Sunday, October 18, 2009

Building A Fire For Heat

It got cold here...I mean chance of snow winter winds freezing cold. I hear that each person has their own style of making a fire, kind of like everybody has their own special penmanship. It's all the same result, but your own signature way of doing things...
So here is my fire making signature! :) Brown paper or dried up weeds at the bottom (don't use bleached paper which is so grody breathing the smoke made me feel like I needed to call 911 after), then some piles of tiny kindling (I used apple tree branches) and added a few larger branches too, then thin split logs. All this I like to think I am making in a sort of subtle teepee fashion, and then add the one big log on top towards the back.
I actually had hardwood logs brought to me by some local guys who totally split all the logs by hand (very hardcore and more earth friendly.) I found them on Craigslist and they rock - if you need wood I will give ya their number!
I do best with all natural materials, otherwise the smoke bothers me alot (coughing, chest pain, crusty eyeballs) - I don't use fire starters or fake logs, EVER. One thing that does make it less sustainable or hard is how to light this thing ablaze... I usually use matches, and sometimes a propane clicker- I think it would be cool to learn to make my own fire from two sticks, jus' like boy scouts do! Who wants to teach me?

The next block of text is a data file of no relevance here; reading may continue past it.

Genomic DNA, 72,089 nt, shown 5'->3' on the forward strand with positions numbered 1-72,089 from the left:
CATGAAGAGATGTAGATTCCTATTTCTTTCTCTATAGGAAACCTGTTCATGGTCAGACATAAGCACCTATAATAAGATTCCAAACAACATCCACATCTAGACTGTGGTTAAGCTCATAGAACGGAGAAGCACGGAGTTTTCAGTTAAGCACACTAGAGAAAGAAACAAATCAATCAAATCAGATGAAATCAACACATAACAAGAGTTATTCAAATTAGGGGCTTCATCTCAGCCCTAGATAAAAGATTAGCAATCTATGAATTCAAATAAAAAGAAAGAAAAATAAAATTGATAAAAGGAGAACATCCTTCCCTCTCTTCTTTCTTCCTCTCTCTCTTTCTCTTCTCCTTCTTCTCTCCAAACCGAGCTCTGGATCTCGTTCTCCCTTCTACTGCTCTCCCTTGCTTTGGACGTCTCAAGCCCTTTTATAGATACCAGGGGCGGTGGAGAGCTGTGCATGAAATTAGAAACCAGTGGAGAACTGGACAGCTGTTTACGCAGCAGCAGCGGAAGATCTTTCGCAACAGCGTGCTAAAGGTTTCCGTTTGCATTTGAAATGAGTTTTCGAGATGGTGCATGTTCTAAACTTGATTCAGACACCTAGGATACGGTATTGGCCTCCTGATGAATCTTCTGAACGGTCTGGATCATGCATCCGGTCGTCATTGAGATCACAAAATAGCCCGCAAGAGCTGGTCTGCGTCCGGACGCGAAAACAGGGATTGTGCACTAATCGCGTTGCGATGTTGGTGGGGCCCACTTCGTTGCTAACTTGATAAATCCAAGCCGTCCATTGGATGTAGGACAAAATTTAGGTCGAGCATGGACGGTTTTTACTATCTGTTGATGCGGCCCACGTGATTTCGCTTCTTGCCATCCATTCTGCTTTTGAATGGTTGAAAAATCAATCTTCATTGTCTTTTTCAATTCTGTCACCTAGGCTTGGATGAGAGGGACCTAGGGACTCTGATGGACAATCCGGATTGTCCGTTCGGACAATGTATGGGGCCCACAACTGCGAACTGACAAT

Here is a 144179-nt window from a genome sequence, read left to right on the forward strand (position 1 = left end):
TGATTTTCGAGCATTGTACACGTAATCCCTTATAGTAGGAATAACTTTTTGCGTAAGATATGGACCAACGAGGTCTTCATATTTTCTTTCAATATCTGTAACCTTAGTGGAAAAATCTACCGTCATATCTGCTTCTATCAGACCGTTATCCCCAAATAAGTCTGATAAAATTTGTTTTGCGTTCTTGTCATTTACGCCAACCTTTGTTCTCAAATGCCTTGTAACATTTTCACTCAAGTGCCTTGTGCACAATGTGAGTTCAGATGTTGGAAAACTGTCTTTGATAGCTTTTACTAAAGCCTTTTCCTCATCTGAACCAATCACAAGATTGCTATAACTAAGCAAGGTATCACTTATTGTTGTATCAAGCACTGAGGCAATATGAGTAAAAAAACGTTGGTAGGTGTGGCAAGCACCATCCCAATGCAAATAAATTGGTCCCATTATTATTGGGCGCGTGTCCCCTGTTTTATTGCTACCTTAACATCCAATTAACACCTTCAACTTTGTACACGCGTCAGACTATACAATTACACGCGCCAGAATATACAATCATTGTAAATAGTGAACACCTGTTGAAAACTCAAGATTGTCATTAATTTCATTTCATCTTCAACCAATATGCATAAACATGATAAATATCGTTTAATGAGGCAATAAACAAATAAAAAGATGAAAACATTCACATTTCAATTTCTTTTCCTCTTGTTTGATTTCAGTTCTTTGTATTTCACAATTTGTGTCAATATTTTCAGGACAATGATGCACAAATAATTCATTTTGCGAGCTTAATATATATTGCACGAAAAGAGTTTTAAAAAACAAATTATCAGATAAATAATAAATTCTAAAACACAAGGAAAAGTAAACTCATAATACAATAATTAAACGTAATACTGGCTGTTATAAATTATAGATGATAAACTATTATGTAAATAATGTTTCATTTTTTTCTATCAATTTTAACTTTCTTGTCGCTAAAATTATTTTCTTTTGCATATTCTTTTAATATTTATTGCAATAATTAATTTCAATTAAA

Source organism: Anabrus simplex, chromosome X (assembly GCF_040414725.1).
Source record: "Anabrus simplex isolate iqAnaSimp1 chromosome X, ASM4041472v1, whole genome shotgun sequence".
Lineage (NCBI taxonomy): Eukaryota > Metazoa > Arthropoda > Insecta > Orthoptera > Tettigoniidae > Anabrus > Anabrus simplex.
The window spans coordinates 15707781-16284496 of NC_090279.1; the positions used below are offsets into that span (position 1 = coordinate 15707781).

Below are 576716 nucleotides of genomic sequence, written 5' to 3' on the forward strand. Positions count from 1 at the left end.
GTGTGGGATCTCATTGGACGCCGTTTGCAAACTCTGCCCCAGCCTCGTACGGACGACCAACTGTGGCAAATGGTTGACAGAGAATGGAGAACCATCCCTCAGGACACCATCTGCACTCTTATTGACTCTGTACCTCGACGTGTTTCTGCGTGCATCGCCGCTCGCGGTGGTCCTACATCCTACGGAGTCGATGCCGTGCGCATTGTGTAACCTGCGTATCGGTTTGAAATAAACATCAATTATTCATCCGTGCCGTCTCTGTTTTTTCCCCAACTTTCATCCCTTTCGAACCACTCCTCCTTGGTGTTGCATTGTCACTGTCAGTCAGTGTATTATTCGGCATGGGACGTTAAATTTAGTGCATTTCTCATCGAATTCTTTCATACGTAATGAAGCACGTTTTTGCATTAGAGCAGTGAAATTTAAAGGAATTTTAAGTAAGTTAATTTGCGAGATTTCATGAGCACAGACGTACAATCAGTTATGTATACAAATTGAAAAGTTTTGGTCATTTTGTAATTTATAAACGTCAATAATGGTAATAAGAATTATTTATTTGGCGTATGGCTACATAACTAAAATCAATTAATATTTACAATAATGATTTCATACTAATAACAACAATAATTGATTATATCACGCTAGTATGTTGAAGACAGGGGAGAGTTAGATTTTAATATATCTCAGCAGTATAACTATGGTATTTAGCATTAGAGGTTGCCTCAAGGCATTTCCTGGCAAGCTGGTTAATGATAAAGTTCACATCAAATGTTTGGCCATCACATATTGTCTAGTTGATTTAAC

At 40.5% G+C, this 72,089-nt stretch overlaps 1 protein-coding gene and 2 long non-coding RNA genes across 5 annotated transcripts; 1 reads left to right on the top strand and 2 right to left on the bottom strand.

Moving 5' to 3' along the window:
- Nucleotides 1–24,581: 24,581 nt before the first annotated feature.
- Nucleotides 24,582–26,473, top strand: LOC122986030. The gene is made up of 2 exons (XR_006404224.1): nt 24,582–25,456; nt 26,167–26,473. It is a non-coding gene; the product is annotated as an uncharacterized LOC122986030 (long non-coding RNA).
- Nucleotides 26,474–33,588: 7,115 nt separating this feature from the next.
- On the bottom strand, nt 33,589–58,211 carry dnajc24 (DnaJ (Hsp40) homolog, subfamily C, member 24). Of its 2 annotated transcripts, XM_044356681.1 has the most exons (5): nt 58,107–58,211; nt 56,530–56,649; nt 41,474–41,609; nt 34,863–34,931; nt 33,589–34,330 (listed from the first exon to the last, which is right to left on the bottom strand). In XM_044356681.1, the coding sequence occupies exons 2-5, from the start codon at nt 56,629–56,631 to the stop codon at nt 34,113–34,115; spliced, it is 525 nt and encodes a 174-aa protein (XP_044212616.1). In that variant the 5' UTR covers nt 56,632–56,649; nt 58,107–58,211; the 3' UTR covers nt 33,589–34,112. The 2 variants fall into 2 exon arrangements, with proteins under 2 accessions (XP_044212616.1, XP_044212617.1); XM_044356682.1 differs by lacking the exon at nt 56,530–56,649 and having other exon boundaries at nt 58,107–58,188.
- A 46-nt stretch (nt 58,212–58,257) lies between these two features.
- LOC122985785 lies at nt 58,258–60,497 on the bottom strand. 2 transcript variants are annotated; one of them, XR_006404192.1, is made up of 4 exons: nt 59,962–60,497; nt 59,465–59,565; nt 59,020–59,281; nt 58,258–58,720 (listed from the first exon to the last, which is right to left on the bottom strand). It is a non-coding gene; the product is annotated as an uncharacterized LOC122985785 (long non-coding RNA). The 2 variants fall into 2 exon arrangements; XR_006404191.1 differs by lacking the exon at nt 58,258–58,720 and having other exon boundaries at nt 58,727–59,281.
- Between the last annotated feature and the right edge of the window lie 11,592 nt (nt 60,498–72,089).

If you know some tips or methods of starting fires for heat (or keeping them burning) I would love to hear it. Also, what do you consider to be the most eco & healthy way to heat your home during the winter?
XoXo

5 comments:

Stephanie said...

Oooh, could you give me their number? I've been calling around and several places are out of firewood already!

Leslie wears organic clothing and plays in dirt said...

Hey Stephanie!

Here is a copy of their craigslist ad:
"all types of mixed hardwoods for sale. split stacked and delivered to wherever you want it . $75.00 for half cord truck load. call zach at 828 280 4008 for more info"

XoXo

Blair said...

Nice job, Leslie.
That's how I would've done it, too.

Is that still the same kindling you gathered and so neatly stacked back in September?

Leslie wears organic clothing and plays in dirt said...

Hey Blair :)

Thanks! Yep- that is the kindling that I cut from apple trees, when we have a warm day here in 2 days or so I am going to do another round. The Guys who brought the wood actually said apple was great for starting the fire. Happy accident.

PS- kindling does not last very long when having to start fires alot! I probably need a calender of work days to get started on these things very early in the season.

Nova Scotian said...

You can burn dried cow and donkey poop :) It doesn't throw much light in a campfire, and doesn't smell when burnt. In a stove it will burn very hot, very slow.